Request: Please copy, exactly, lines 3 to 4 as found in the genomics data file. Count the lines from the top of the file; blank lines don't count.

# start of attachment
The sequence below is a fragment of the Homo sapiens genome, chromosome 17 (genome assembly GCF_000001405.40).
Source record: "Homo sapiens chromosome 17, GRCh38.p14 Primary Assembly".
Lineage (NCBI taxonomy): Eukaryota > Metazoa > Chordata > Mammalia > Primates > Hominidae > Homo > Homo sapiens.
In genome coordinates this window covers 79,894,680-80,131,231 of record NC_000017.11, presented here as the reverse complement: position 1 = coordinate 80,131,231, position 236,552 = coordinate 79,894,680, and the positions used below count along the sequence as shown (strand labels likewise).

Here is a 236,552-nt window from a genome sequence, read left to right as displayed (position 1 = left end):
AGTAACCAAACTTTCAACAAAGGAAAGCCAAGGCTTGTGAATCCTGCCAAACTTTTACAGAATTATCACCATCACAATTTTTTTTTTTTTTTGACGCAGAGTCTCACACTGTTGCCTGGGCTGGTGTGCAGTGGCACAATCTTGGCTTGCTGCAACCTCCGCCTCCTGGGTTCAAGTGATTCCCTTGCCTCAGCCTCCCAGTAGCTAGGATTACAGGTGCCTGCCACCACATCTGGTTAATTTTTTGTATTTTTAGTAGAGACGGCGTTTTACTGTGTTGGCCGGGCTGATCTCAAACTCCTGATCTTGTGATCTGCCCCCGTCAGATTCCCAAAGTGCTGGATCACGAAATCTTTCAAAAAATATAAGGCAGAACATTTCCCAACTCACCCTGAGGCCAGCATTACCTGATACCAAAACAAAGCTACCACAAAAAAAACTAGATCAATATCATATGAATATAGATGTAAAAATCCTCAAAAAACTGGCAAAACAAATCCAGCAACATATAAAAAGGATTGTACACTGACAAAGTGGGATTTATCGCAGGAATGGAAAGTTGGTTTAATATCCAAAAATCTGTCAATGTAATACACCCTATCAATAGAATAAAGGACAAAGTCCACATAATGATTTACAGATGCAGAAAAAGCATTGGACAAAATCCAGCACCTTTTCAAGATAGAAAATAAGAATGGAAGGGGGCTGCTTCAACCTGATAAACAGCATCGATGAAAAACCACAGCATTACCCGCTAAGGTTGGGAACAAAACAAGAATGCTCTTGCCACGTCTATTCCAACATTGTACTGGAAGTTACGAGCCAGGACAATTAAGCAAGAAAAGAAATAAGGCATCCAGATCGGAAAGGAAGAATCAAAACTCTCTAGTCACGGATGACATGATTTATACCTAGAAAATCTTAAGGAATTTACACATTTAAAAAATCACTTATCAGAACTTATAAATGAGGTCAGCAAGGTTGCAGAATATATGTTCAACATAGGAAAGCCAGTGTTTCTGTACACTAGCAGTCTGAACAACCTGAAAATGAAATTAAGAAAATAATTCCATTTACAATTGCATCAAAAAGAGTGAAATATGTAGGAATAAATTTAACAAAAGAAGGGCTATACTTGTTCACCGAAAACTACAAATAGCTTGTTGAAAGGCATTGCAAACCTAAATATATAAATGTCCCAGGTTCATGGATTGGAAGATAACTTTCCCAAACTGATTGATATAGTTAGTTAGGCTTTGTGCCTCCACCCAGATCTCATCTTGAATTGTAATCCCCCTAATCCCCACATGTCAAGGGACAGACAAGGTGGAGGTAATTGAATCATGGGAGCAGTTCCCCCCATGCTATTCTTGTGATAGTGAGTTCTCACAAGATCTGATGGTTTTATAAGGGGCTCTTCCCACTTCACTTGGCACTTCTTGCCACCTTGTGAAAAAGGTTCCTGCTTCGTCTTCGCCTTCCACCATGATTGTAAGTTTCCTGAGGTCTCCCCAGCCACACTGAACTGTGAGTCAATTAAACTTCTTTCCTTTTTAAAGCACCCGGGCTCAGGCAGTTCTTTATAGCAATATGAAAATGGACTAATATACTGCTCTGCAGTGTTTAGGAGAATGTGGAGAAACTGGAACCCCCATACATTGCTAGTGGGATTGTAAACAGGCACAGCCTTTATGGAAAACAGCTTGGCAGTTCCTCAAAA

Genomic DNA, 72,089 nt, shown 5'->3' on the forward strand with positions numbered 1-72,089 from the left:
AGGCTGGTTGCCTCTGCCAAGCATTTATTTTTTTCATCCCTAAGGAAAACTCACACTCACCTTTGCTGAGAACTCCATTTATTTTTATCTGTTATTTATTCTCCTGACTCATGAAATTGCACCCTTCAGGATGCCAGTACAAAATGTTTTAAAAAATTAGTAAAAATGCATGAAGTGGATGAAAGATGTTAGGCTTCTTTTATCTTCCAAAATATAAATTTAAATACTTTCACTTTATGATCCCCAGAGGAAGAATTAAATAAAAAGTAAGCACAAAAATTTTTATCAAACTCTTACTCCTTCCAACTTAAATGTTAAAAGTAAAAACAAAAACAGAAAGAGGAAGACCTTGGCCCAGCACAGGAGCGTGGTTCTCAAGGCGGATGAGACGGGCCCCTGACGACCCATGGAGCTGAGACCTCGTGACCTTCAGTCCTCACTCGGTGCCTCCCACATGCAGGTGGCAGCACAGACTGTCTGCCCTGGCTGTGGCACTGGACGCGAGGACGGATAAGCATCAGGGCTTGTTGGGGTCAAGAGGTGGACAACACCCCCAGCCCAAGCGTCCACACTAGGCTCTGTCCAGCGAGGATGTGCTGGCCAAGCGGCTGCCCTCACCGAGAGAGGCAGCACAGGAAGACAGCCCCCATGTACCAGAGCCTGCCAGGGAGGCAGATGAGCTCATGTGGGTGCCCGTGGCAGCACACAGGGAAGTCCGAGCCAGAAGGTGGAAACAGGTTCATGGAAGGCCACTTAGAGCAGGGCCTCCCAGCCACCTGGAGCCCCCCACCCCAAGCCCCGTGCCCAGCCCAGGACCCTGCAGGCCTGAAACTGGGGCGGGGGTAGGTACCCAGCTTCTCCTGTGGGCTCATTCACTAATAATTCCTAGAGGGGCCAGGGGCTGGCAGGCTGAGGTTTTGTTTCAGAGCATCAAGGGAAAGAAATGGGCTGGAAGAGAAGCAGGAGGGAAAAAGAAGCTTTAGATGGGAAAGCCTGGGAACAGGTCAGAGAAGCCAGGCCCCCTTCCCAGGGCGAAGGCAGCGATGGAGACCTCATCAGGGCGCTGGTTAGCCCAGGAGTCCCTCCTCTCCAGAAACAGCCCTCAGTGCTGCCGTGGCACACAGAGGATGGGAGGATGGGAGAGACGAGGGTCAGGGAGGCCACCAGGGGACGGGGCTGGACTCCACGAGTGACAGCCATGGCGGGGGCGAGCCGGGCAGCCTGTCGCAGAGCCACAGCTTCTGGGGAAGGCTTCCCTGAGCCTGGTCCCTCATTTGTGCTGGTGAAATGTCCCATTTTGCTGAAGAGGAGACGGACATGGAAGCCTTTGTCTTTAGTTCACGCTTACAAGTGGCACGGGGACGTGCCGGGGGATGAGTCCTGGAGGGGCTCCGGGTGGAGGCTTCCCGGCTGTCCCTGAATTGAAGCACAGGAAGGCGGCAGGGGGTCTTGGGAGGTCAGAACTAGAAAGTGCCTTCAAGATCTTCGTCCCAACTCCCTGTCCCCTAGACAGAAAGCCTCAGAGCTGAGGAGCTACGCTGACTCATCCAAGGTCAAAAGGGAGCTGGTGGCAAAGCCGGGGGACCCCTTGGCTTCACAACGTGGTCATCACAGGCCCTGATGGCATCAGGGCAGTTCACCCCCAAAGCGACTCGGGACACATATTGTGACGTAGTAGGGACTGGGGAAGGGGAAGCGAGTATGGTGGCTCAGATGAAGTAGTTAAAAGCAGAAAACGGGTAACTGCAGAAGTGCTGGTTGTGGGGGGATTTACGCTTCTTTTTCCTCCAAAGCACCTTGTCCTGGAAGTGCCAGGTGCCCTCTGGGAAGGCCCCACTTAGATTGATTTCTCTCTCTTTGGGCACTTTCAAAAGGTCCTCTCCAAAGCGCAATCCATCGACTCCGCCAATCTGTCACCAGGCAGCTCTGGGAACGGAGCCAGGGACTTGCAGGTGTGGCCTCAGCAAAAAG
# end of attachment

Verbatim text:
Lineage (NCBI taxonomy): Eukaryota > Metazoa > Chordata > Mammalia > Primates > Hominidae > Homo > Homo sapiens.
In genome coordinates this window covers 79,894,680-80,131,231 of record NC_000017.11, presented here as the reverse complement: position 1 = coordinate 80,131,231, position 236,552 = coordinate 79,894,680, and the positions used below count along the sequence as shown (strand labels likewise).